Pioneer Football Hosts Clinic with RISE Transition Program

FAIRFIELD, CT- The Sacred Heart Pioneer football program took some time off from their spring practices to spend an afternoon running a football skills clinic with students from the University's RISE Transition Program.  SHU junior defensive lineman Joe Tulino(Lacey Township, PA), who works with the program as a peer fitness buddy, helped organize the clinic featuring several of his Pioneer teammates.

"The activity last Friday was amazing," stated Jodi Lovegrove, special education teacher with the RISE Program.  "In the nine years of the RISE Program, this was one of the more memorable moments for me as a teacher as it exemplified exactly what one of our program goals is: integrating students aged 19-21 with intellectual disabilities with age appropriate peers." 

Each member of the program was outfitted with an official adidas Sacred Heart jersey for the clinic.  Pioneer players ran several football skill stations focusing on passing, running, blocking and receiving drills.  At the conclusion of the clinic, head coach Mark Nofri, his staff and players passed out brand new footballs to the participants.  The group then posed for group photos and signed autographs to round out the day.

"To see our players interact with the RISE students, and put smiles on their faces, says a lot about the student-athletes we have here at Sacred Heart and in the football program," stated head coach Mark Nofri.  "We ask a lot of our players, and they never disappoint us as coaches.  They go above and beyond with their commitment community service projects."

The RISE Programs runs Monday through Friday each week during the school year on the Sacred Heart campus and set up as a traditional school day. The students utilize the campus to build social skills, recreational skills, vocational skills, and life skills. These activities are all done in university or community based settings.

The program utilizes a peer buddy program for RISE and SHU students to meet as Lunch Buddies and Fitness Buddies on campus. The fitness buddy component is one of the ways that the program aims to integrate recreational skills into the student's everyday lives.  The SHU Physical Therapy department meets with the students at the start and end of every semester to conduct fitness testing. Professor Donna Bowers and her staff write a fitness "prescription" for the SHU buddies to follow with the RISE students in relation to what areas they need to focus on when working out.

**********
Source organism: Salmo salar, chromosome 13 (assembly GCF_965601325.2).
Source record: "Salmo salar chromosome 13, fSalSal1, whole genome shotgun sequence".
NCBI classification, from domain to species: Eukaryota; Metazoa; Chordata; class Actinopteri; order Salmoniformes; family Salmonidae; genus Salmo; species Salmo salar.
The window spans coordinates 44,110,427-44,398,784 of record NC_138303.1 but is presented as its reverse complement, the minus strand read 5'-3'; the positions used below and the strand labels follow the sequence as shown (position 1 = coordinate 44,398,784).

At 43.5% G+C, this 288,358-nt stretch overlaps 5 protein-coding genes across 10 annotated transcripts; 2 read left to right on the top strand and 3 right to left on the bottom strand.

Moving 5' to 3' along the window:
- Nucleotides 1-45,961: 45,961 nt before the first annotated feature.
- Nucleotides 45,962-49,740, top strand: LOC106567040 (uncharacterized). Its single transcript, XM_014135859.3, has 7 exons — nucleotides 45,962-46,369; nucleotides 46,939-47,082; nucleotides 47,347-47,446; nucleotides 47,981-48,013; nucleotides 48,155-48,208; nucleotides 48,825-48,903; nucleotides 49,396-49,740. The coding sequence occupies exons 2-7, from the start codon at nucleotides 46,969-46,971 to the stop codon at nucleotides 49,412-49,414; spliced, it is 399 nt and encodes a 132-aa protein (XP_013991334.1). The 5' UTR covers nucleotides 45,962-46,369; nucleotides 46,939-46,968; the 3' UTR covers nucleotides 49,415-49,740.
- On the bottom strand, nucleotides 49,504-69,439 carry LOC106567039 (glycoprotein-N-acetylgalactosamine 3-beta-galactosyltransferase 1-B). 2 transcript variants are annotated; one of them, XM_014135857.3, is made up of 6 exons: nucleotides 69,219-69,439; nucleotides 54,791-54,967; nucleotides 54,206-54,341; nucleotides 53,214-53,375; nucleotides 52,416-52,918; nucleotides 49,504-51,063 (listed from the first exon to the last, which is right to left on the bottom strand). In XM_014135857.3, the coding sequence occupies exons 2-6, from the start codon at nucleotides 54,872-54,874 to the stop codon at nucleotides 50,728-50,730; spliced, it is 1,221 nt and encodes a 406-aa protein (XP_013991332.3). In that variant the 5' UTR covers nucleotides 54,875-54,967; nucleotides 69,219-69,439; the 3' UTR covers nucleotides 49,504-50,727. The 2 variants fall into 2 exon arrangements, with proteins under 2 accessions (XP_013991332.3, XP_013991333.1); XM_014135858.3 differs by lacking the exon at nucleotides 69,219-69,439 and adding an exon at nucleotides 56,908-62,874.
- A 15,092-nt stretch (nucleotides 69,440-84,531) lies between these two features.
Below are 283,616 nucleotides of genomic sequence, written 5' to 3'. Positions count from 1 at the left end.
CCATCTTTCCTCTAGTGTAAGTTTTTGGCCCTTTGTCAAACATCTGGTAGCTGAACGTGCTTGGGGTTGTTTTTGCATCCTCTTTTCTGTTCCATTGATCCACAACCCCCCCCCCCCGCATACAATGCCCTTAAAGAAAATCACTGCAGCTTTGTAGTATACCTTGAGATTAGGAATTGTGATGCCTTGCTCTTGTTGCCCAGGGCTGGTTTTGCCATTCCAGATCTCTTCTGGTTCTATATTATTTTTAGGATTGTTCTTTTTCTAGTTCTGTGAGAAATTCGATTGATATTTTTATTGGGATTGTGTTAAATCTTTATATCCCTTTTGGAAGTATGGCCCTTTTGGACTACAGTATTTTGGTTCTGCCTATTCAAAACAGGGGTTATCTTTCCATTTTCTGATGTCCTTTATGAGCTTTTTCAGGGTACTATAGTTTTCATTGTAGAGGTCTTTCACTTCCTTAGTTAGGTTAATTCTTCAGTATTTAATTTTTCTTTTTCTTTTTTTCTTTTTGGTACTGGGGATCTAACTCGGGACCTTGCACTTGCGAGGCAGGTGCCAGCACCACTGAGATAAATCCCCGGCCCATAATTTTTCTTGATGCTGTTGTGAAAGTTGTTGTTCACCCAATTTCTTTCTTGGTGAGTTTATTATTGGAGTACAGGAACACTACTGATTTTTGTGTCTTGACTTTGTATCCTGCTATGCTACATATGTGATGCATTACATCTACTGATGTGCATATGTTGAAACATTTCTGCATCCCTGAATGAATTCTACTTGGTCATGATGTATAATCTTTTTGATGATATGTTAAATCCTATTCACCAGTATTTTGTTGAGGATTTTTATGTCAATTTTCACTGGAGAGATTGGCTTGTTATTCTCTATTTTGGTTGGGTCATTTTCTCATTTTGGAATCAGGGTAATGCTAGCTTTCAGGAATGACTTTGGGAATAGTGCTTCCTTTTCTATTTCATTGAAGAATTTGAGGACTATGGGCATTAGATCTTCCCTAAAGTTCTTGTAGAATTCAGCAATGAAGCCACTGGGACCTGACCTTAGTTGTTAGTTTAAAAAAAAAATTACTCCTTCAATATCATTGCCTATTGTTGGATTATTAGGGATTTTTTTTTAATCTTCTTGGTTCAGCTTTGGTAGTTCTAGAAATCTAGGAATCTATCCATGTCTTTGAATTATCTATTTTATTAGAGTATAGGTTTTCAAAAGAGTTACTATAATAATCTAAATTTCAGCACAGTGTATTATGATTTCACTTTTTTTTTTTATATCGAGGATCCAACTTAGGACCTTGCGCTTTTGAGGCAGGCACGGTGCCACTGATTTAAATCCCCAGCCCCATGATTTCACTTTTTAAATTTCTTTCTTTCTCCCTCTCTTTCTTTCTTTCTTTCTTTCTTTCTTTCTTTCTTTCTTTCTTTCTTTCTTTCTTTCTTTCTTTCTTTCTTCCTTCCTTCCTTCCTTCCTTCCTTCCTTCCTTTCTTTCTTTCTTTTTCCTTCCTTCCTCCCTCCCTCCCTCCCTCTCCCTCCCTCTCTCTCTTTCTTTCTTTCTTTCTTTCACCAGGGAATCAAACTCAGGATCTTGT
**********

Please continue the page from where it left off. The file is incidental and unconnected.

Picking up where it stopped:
RISE students utilize campus sites such as Chartwells and Campus Ops to build vocational skills. The focus is on teaching work skills and what it takes to be a successful employee.  The SHU shuttle system used to teach community navigation while the SHU Occupational Therapy department to teach daily living skills such as cooking and cleaning. 

The program started in 2004 with local school districts referring eligible students to Cooperative Educational services (CES), the agency that oversees RISE. SHU's enrollment has ranged from seven students up to the 14 that are a part of the program this year.  The RISE program is a two year program after which students will graduate to adult life and will have completed their public education. Following RISE, students go on to adult service agencies, work or other activities. 

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